Garden Variety: For evergreens in Kansas, think beyond pine trees

Pine trees are often the first things that come to mind when thinking about evergreen plants to add to the landscape for screening, windbreaks and winter interest. There are many other options, though, and many are better suited for planting in northeast Kansas than pines.

Take a look around the yard this winter while the leaves are off most trees and identify areas that could benefit from the beauty and shielding that evergreens provide. Then consider the options.

The terms pine and evergreen are sometimes thought to be synonymous. Pine refers to a specific group of trees, while evergreen is a broad term used to describe plants that retain their leaves through the winter. Evergreens may have needles (pine and spruce), scale-like needles (cedar and arborvitae), or broad leaves (boxwood, yew, some viburnums and magnolias).

The only native evergreens in Kansas are eastern redcedars and inkberry holly. They are the hardiest options for this area but are sometimes overlooked because they are considered less attractive than other options or are too common.

Eastern redcedar has considerable variability, but it is the most reliable evergreen to fill any landscape need in this region. For landscape plantings, consider using cultivars that have been selected for their shape, size and color. Canaerti is a columnar tree that grows to about 20 feet tall and can range from 6 to 15 feet wide. Prairie Sentinel is a little shorter and narrower than Canaerti, and Taylor is a very narrow upright cultivar. Grey Owl is only about 3 feet tall by 6 feet wide at maturity. For a windbreak, wild transplants or seedlings from the Kansas Forest Service are affordable options.

Inkberry holly is a good choice for winter interest in the landscape but offers little screening. Try Chamzin, which is about 4 feet tall and wide, or Shamrock, which is a little taller.

Nonnative evergreens that have proven their worth in northeast Kansas include selected species and cultivars of arborvitae, bayberry, boxwood, juniper, magnolia, spruce, viburnum and yew.

Arborvitae has scale-like needles like redcedar and juniper, although they are softer and more rounded on arborvitae than on the other species. They range in size from 2-foot-tall shrubs (Little Giant) to 30-foot trees such as Green Giant. These plants are susceptible to fungal disease and dislike certain soil types, but they are still a popular choice of many landscapers.

Bayberry is a large shrub (10 feet tall at maturity) with glossy, aromatic leaves. This plant gets wider over time if suckers are left to grow, making it a good choice for an area where it has plenty of room to grow. It is attractive, provides screening and is underused because of its size and availability.

Boxwood is a commonly planted shrub ranging in size from 3 to 15 feet depending on the cultivar. Smaller varieties are good foundation plantings and hedges. Larger varieties are harder to find but provide excellent screening.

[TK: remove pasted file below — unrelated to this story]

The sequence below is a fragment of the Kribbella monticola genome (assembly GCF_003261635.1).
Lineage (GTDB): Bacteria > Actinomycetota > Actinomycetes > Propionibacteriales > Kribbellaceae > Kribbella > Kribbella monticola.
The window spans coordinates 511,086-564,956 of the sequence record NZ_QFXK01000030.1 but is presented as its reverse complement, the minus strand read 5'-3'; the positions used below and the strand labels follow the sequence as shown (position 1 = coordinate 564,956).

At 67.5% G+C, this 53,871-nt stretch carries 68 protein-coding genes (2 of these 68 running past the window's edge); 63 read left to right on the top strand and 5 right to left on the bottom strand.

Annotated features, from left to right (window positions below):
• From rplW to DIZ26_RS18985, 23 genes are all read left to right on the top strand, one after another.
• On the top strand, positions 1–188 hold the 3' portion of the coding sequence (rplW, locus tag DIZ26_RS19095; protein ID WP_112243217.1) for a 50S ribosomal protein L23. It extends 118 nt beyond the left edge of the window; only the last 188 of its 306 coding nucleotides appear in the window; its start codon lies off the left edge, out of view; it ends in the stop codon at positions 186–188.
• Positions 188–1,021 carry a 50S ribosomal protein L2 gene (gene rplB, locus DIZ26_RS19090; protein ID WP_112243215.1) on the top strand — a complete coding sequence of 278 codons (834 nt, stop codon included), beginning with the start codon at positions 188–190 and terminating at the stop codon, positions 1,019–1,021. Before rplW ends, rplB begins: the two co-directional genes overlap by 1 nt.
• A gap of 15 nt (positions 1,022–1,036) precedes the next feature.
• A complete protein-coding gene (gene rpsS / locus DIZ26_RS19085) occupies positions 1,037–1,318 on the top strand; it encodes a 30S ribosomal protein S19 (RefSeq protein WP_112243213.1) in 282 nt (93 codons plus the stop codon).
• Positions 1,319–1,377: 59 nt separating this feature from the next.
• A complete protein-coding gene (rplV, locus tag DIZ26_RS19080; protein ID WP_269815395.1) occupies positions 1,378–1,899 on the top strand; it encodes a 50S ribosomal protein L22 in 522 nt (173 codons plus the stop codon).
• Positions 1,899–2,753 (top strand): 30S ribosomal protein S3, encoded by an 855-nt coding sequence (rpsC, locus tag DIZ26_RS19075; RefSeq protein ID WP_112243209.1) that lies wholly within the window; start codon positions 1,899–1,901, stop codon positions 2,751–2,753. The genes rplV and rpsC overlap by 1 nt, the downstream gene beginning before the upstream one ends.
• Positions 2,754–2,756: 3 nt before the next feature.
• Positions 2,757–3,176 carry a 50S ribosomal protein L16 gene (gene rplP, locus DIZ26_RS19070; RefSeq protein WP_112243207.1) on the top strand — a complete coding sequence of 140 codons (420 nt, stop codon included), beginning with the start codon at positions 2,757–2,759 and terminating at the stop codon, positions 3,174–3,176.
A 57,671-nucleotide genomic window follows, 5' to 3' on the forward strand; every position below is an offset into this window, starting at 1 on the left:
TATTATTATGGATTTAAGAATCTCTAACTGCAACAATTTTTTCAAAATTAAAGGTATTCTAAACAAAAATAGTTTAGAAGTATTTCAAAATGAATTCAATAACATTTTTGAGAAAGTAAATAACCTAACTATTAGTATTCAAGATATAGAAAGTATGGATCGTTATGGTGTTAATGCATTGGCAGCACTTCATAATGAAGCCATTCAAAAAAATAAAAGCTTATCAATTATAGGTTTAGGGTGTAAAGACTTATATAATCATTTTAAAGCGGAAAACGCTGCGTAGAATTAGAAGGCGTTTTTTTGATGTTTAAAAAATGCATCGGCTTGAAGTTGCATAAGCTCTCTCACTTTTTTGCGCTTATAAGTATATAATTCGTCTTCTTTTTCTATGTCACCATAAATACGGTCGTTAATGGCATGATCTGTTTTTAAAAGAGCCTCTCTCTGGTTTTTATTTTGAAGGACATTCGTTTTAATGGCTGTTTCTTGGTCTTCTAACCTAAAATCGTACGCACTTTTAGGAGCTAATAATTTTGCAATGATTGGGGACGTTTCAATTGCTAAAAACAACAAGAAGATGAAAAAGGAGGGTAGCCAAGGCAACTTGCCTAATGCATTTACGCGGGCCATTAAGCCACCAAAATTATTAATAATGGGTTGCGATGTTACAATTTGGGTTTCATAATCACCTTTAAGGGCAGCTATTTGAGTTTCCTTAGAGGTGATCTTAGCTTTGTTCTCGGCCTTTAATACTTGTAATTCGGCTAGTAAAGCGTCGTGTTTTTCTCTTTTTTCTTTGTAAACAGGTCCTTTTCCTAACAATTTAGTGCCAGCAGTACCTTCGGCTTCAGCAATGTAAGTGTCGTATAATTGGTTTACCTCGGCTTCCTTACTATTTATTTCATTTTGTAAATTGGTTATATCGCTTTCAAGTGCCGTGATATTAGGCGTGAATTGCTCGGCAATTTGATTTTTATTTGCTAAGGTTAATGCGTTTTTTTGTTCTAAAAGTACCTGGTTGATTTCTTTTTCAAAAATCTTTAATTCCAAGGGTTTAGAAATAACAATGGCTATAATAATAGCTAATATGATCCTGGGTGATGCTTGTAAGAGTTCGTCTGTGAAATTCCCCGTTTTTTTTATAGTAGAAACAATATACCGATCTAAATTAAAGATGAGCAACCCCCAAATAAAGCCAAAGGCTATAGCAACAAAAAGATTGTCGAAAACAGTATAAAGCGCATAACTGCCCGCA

Junipers are also common and have a wide range of variability. Use short, shrubby species for evergreen groundcovers, foundation plantings and hedges. Use taller shrubby species or tree-form junipers for vertical winter interest, screening and windbreaks.

Bracken’s Brown, Edith Bogue and other magnolias that have been selected for their cold-hardiness provide winter interest and screening. They benefit from supplemental watering over extended dry periods and especially need water in winter to prevent scorching.

Spruce is a tree that landscapers either love or hate. It can survive for a long period of time with a very compact root system, but that means it might die several years after transplanting because the roots failed to grow into the soil outside of the planting hole. If spruces do establish in a site, they grow to beautiful medium or large trees. Like magnolias, spruces benefit from supplemental watering over extended dry periods year-round.

Prague viburnum has leathery evergreen leaves, and leatherleaf viburnum has leaves that are semi-evergreen. Both are 10 to 15 feet tall at maturity and provide excellent winter interest and screening.

Yew is a common foundation and hedge plant similar to boxwood. There are large options such as Hicksii, which grows to 15-20 feet.

Atlas and incense cedars, falsecypress (chamaecyparis) and holly may also be suitable evergreens in Kansas but are much more finicky about site conditions. Consult with a professional to minimize risk of losing these investments.

Despite all these choices, some gardeners still want pines. They were recommended for several decades for screening and windbreaks, but the discovery of pine wilt disease changed their favorability. This disease is native to the region and shortleaf pine (native to Missouri) is resistant. Pine wilt attacks nonnative pine species and kills them quickly after infection.

Although shortleaf pine is resistant to the disease, the species is rarely planted because it is less attractive than others.

Limber pine (Vanderwolf’s pyramid is one cultivar) may be resistant to pine wilt, but it’s not a sure bet. Eastern white pine is somewhat resistant but has problems with poorly drained alkaline soils that are common in this region. Scotch, Austrian and ponderosa pines are highly susceptible and should be avoided. For other pine species and cultivars, research about disease resistance and suitability for growth in Kansas are ongoing.

— Jennifer Smith works in regulatory horticulture and has worked as a horticulturist for various government entities. She has experience in landscape design and maintenance and as an educator.


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